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China may seek bigger role in Haiti as UN Security Council extends political mission

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The UN Security Council on Friday voted unanimously to extend its integrated UN office in Haiti for another year, but did not back a China-led provision to include certain bans on transfers. small arms and light weapons.

The motion presents another example of China trying to increase its involvement on the island.

Violence erupted across Haiti after the assassination of President Jovenel Moise last year. Authorities failed to identify and arrest those involved in planning and financing the assassination as the gangs moved to aggressively expand their territory during the leaders’ absence.

The UN mandate will remain in effect until July 15, 2023, with a focus on helping to establish a locally-developed and locally-led political process that will enable peaceful, free and fair presidential elections.

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Mexico’s ambassador to the UN, Juan Ramón de la Fuente Ramírez, said the mandate sends “a clear message” that the necessary Haitian parties must reach an agreement that will lead to a return to institutional order.

The Haitian government must provide an update on progress towards these goals by October 17 of this year.

The United States and Mexico have submitted a resolution aimed at strengthening the capacity of the Haitian National Police to combat gang violence and coordinate support from the international community to combat illegal arms trafficking.

China wanted more aggressive actions and called for a general embargo on the movement of small arms to “non-state actors engaged in or supporting gang violence” in Haiti.

“It’s a necessary step,” Zhang Jun, the People’s Republic of China’s permanent representative to the world body, said of the measure. China has also pushed for a broader list of actions, including improved police capacity and tougher port and border measures as part of the crackdown on gun smuggling, which it identified as the main driver for the continued violence.

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Zhang also urged all countries to tighten arms export controls, which he said China will pursue with “relevant countries”.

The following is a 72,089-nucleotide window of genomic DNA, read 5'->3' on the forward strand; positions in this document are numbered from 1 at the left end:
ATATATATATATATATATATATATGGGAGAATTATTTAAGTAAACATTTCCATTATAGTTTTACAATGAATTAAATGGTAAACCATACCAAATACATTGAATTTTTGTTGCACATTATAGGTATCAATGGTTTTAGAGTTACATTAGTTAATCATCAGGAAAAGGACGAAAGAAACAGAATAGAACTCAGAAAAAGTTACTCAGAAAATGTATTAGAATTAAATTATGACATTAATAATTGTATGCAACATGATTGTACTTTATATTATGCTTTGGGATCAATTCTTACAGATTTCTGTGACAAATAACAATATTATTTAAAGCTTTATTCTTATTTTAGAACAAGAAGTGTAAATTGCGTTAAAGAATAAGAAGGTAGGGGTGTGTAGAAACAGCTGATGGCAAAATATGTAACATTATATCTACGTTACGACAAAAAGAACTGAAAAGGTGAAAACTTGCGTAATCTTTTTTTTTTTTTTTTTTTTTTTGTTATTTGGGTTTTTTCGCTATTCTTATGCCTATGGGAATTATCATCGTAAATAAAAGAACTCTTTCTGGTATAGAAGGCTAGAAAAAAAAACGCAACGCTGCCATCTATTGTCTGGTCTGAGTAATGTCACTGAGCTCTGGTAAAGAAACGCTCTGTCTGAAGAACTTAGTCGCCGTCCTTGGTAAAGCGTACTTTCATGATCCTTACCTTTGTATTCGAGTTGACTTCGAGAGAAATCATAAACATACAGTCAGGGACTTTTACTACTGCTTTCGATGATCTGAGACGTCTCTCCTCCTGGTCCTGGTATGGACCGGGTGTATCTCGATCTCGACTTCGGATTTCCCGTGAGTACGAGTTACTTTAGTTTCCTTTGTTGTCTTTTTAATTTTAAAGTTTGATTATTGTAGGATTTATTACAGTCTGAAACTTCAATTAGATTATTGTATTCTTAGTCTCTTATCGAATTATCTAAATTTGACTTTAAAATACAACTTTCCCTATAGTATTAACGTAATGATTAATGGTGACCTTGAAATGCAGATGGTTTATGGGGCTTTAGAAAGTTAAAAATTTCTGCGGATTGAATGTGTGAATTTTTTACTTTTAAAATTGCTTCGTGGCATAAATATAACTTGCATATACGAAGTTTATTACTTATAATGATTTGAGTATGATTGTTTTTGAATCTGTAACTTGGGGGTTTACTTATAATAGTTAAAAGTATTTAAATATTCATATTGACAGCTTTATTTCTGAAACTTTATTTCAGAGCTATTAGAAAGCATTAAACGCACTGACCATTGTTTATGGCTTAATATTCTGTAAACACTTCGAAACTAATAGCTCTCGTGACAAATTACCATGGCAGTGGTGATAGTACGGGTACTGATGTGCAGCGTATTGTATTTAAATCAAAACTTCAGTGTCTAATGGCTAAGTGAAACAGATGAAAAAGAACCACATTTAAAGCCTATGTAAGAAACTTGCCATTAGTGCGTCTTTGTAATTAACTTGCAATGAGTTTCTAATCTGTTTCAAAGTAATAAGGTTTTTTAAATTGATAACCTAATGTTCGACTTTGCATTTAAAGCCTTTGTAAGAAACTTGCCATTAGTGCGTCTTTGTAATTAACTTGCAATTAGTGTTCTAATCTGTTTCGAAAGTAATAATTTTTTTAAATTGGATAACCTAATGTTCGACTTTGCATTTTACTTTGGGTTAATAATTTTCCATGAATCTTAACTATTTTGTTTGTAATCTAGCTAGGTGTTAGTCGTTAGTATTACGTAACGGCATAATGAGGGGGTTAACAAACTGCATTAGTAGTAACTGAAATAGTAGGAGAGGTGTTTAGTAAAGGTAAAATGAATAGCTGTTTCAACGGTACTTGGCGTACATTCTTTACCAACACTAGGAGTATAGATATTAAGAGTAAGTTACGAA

China’s greatest interest in the country is perhaps due to the recognition of Taiwan by former Haitian leaders. Some analysts speculate that Beijing may try to influence any political transition to convince the country to change its stance on the Taiwan issue, according to Reuters.

Zhang Jun, Chinese Ambassador to the United Nations, speaks during a Security Council meeting on Afghanistan at the United Nations headquarters in the Manhattan borough of New York, March 10, 2020.

Zhang Jun, Chinese Ambassador to the United Nations, speaks during a Security Council meeting on Afghanistan at the United Nations headquarters in the Manhattan borough of New York, March 10, 2020.
(Reuters/Carlo Allegri)

Beijing insists its tougher stance on Haiti has nothing to do with that recognition but rather a desire to take “meaningful” action.

“The situation in Haiti cannot be worse,” a spokeswoman for the Chinese mission to the UN told AFP. “As we conduct negotiations here, gang violence is escalating in Port-au-Prince.”

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“An arms embargo against criminal gangs is the minimum the council should do in response to the appalling situation,” she added.

Zhang said he hoped the failure to enact tougher measures “won’t send the wrong signals to the gangs” and that China would continue to push for an embargo.

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The United States has said it does not oppose an embargo, but needs a UN sanctions committee or panel to oversee it.

He would “need more work,” a diplomatic source told AFP.

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Post expires at 5:05am on Friday July 22nd, 2022